While it is important that the dog feel in control during training, when the trainer allows a dog with a high attitude to take his enthusiasm or impatience too far, the results are often problematic. Here's a common example: A trainer places her dog on a sit stay, and then moves away for a recall. Just before she has a chance to call her dog, he comes on his own. Because the broken stay corresponded very closely to when the trainer had planned to call the dog anyway, the trainer pretends she didn't notice that the dog left before he was cued. Often the trainer justifies this error by saying that she doesn't want to ruin the dog's enthusiasm. That trainer has fooled herself; a high attitude dog rarely has his enthusiasm dampened simply by being required to wait for a cue. The dog, however, has not been fooled. Instead, he has learned that impatience is rewarded. This scenario does not have to happen very many times before the dog learns not to wait for cues. Normally a trainer in this situation enforces some of the stays but ignores others. Over time, inconsistency can cause great problems for the team.
To keep a dog with a high attitude performing with excellence, the trainer must be the absolute best possible trainer and handler at all times. This means being consistent and predictable; traits that are exceptionally important when working with dogs who have high levels of confidence and enthusiasm for their work. Doing so will allow the dog to work on that fine edge between maximum attitude and out of control behavior.
Some dogs with a high attitude just need a little ring experience to become comfortable. If their training has been well done, they have been properly prepared for trials, and their errors almost always happen in competition rather than in training, they may simply need a bit of positive ring experience to perform at their best.
Trainers can easily confuse a frantic dog with one that has a high attitude, but there are important differences. Dogs who stress up in a frantic fashion will often disconnect from their handlers and attempt to relieve their frustration or stress with movement. They will run zooming circles around both their trainers and the training area. If you listen closely, you can almost hear the dogs screaming, "Lalalala!" as he tries to drown out everything around him, including his trainer. Dogs who stress up might leap up at the trainer's face or grab at clothing. Some misguided trainers try to correct their dogs for these behaviors only to discover that their correction lasts for no more than a few seconds before the dog's intense behavior escalates and becomes even worse than before. Many trainers have experienced ripped clothing and bloody noses before they recognize that their dog is exhibiting an intense stress response and that their training approaches need to change drastically!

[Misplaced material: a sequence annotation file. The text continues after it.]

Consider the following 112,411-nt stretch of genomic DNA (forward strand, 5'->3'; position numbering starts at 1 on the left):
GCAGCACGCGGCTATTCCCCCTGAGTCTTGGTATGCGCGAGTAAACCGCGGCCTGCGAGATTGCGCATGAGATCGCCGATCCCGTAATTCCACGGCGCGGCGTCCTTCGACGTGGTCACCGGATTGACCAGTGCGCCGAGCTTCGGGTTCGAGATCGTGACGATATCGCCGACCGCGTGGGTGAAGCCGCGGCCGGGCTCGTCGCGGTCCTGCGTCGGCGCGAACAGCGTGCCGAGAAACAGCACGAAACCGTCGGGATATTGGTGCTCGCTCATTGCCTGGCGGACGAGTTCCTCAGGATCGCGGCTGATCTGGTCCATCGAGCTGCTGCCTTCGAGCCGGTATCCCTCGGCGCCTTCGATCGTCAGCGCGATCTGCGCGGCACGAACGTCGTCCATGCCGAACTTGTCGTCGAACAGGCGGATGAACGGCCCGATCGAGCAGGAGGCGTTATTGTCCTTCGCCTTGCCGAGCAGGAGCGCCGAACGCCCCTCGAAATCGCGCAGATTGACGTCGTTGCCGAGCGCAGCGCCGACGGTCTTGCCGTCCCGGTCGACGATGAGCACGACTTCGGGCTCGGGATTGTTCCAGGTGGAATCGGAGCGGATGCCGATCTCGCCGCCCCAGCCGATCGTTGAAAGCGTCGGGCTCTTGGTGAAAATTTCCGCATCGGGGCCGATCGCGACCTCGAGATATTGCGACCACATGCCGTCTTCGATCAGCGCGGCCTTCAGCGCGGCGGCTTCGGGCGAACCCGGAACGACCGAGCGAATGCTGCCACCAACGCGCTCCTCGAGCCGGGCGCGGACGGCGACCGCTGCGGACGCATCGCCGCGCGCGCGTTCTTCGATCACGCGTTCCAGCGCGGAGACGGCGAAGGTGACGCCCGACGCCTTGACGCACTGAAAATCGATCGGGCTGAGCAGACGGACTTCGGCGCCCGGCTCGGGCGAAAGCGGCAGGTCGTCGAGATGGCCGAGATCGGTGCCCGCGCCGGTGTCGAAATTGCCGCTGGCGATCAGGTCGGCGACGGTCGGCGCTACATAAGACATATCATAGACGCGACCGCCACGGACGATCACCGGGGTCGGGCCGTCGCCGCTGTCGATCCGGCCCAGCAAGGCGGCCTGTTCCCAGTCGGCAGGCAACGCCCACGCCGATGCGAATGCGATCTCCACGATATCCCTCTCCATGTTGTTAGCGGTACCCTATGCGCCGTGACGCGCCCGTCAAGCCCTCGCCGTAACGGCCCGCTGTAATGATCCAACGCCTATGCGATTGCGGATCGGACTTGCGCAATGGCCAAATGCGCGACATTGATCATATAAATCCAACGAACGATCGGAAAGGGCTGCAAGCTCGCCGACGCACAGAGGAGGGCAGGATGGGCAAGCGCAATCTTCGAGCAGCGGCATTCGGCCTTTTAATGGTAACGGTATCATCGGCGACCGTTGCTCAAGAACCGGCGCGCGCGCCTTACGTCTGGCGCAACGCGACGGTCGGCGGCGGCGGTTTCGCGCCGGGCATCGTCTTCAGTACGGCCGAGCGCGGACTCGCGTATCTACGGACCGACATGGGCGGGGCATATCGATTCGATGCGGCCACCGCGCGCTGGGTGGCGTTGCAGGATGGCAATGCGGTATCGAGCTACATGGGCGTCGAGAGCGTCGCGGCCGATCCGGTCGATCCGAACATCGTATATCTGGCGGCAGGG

In certain areas of dog training, however, the term drive is still commonly used. We will also use it in this book in a non-scientific and general way. The term is still used to describe an internal state, but that state is considered more along the line of a personality characteristic. For example, "prey drive" refers to how motivated a dog is to chase and catch fleeing animals. The scientist in Deb would say that prey drive is simply a stimulus/response relationship. "Pack drive" refers to how strongly a dog feels the need to affiliate with other creatures. The scientist in Deb would say that pack drive is simply desire for social interaction. Both of these drives vary in individuals due to genetics and experience and they may change with different experiences and environments.
We will state something here which should be read until you are absolutely convinced: frantic behavior is not drive! Drive is the innate desire to work, while frantic behavior is a stress response.
Check back tomorrow for the final part in this series: "The Science of Drives."
|Denise Fenzi and Deb Jones, PhD, are both long-time, successful dog trainers and dog behavior instructors. Denise has been showing and training dogs for 30 years and runs Fenzi Dog Sports Academy (http://denisefenzi.com/). Deb has been showing and training dogs for 20 years and has authored many books and created several DVDs about training for dog sports. Together, they are the authors of Dog Sports Skills Book 1: Building Engagement and Relationship, which can be purchased at http://www.thedogathlete.com/.|